Tim Keller’s Preaching is another home-run. While perhaps not as life-changing or spectacular as Prayer, this volume is filled with insights and wisdom from cover to cover. The chapter on “Preaching and the (Late) Modern Mind” and the bibliography of the best other books on preaching are each worth the price of the book alone!
And you don’t need to be a preacher to read it. “This book,” says Keller in the introduction, “aims to be a resource for all those who communicate their Christian faith in any way” (p. 4).
Here are ten quotes to give you a taste of Keller’s manifesto on preaching.
1. The Holy Spirit is critical in preaching
…while the difference between a bad sermon and a good sermon is mainly the responsibility of the preacher, the difference between good preaching and great preaching lies mainly in the work of the Holy Spirit in the heart of the listener as well as the preacher (11).
2. True and effective preaching must center on Christ.
To preach the text truly and the gospel every time, to engage the culture and reach the heart, to cooperate with the Spirit’s mission in the world—we must preach Christ from all of Scripture (23).
3. To leave Christ out of a sermon is to not finish the task of preaching.
Every time you expound a Bible text, you are not finished unless you demonstrate how it shows us that we cannot save ourselves and that only Jesus can (48).
4. You cannot preach the gospel without preaching Christ.
To preach the gospel every time is to preach Christ every time, from every passage (57).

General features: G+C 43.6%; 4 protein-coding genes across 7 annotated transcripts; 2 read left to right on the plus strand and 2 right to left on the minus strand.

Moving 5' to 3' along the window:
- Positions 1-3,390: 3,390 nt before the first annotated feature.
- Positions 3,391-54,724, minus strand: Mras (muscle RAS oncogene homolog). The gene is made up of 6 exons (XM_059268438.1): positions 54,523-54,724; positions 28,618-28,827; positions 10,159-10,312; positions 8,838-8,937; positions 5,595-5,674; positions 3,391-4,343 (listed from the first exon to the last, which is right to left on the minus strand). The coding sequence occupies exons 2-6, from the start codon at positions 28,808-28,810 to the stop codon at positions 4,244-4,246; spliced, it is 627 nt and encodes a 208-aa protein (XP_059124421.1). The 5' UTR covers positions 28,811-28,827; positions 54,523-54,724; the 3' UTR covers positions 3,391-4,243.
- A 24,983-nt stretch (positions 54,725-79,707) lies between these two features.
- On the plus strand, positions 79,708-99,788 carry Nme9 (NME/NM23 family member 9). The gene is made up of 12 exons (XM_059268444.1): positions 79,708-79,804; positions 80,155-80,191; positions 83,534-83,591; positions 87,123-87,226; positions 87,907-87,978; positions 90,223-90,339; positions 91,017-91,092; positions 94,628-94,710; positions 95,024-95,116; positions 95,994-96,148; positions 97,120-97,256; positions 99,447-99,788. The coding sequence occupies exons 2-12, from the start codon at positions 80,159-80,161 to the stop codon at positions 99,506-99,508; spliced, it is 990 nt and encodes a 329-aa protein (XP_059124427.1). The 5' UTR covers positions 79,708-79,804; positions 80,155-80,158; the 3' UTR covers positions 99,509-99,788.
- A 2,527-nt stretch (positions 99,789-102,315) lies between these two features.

(sensing a theme, here?)
5. Culture shapes us more than we would care to admit.
It is a mistake to think that faithful believers in our time are not profoundly shaped by the narratives of modernity. We certainly are, and so when you unveil these narratives and interact with them in the ordinary course of preaching the Word, you help them see where they themselves may be more influenced by their society than by the Scripture, and you give them important ways of communicating their faith to others (118).
6. We find our true selves in Christ.
The process of sanctification, of growth into the likeness of Christ, is also, then, the process of becoming the true self God created us to be (139).
7. The gospel is “the right side of history.”
Such will always be the case. The philosophies of the world will come and go, rise and fall, but the wisdom we preach—The Word of God—will still be here (156).
8. Preaching must reach and capture the heart.
What the heart most wants the mind finds reasonable, the emotions find valuable, and the will finds doable. It is all-important, then, that preaching move the heart to stop trusting and loving other things more than God….People, therefore, change not by merely changing their thinking but by changing what they love most (159-emphasis added).
9. Preaching can do so much more than just convey information.
A sermon that just informs the mind can give people things to do after they go home, but a sermon that moves the heart from loving career or acclaim or one’s own independence to loving God and his Son changes listeners on the spot (165).
10. End every sermon pointing the listeners to worship Christ
Resist ending your sermon with “live like this,” and rather end with some form of “You can’t live like this. Oh, but there’s one who did! And through faith with him you can begin to live like this too.” The change in the room will be palpable as the sermon moves from primarily being about them to being about Jesus. They will have shifted from learning to worship (179).